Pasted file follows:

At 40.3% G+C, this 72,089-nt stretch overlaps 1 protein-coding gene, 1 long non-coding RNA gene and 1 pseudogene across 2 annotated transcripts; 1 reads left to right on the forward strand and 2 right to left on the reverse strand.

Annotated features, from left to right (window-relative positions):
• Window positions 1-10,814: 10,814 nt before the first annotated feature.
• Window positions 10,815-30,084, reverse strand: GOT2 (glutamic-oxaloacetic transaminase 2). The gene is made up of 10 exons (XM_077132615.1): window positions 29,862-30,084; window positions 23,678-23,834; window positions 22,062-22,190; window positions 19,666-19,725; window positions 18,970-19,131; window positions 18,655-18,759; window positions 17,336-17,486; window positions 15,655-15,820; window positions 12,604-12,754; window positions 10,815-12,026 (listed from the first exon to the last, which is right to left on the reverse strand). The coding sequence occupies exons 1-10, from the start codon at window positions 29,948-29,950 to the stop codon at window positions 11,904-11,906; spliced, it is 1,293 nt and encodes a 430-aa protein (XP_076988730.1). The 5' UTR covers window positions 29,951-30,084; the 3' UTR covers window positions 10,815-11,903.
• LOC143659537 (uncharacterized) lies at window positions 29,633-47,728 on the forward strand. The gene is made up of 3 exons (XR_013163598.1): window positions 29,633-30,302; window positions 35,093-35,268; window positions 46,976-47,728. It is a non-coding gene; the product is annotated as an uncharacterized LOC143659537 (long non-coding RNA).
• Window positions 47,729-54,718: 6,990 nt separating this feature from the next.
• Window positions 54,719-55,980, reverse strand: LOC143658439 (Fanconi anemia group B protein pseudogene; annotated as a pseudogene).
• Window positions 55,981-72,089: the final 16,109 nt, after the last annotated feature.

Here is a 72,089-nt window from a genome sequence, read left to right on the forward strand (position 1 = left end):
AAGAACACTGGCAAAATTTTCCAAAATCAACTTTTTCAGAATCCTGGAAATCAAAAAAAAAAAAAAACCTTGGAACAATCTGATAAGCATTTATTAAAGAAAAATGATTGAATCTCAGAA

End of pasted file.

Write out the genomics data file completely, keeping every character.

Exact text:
At 40.3% G+C, this 72,089-nt stretch overlaps 1 protein-coding gene, 1 long non-coding RNA gene and 1 pseudogene across 2 annotated transcripts; 1 reads left to right on the forward strand and 2 right to left on the reverse strand.

Annotated features, from left to right (window-relative positions):
• Window positions 1-10,814: 10,814 nt before the first annotated feature.
• Window positions 10,815-30,084, reverse strand: GOT2 (glutamic-oxaloacetic transaminase 2). The gene is made up of 10 exons (XM_077132615.1): window positions 29,862-30,084; window positions 23,678-23,834; window positions 22,062-22,190; window positions 19,666-19,725; window positions 18,970-19,131; window positions 18,655-18,759; window positions 17,336-17,486; window positions 15,655-15,820; window positions 12,604-12,754; window positions 10,815-12,026 (listed from the first exon to the last, which is right to left on the reverse strand). The coding sequence occupies exons 1-10, from the start codon at window positions 29,948-29,950 to the stop codon at window positions 11,904-11,906; spliced, it is 1,293 nt and encodes a 430-aa protein (XP_076988730.1). The 5' UTR covers window positions 29,951-30,084; the 3' UTR covers window positions 10,815-11,903.
• LOC143659537 (uncharacterized) lies at window positions 29,633-47,728 on the forward strand. The gene is made up of 3 exons (XR_013163598.1): window positions 29,633-30,302; window positions 35,093-35,268; window positions 46,976-47,728. It is a non-coding gene; the product is annotated as an uncharacterized LOC143659537 (long non-coding RNA).
• Window positions 47,729-54,718: 6,990 nt separating this feature from the next.
• Window positions 54,719-55,980, reverse strand: LOC143658439 (Fanconi anemia group B protein pseudogene; annotated as a pseudogene).
• Window positions 55,981-72,089: the final 16,109 nt, after the last annotated feature.

Here is a 72,089-nt window from a genome sequence, read left to right on the forward strand (position 1 = left end):
AAGAACACTGGCAAAATTTTCCAAAATCAACTTTTTCAGAATCCTGGAAATCAAAAAAAAAAAAAAACCTTGGAACAATCTGATAAGCATTTATTAAAGAAAAATGATTGAATCTCAGAA